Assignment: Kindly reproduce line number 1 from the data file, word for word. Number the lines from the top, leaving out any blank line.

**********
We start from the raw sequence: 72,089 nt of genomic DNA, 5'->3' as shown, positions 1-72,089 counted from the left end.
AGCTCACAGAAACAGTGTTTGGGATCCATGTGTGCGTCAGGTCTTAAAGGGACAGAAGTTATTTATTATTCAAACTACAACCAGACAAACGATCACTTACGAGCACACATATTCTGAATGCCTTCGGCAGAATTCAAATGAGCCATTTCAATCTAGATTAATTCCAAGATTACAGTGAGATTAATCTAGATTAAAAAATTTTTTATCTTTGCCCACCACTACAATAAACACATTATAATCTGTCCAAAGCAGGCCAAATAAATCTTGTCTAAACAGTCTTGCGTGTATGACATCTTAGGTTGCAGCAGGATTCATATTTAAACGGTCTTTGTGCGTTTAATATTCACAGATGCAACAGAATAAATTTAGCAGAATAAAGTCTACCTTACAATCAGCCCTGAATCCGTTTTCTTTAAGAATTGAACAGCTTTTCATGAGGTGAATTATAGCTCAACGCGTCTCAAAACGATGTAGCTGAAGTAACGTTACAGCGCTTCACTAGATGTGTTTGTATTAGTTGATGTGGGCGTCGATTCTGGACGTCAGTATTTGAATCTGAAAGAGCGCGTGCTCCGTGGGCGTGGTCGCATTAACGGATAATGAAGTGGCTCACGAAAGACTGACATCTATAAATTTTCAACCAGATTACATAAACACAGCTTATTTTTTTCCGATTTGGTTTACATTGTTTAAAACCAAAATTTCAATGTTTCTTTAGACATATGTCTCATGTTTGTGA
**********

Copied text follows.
We start from the raw sequence: 72,089 nt of genomic DNA, 5'->3' as shown, positions 1-72,089 counted from the left end.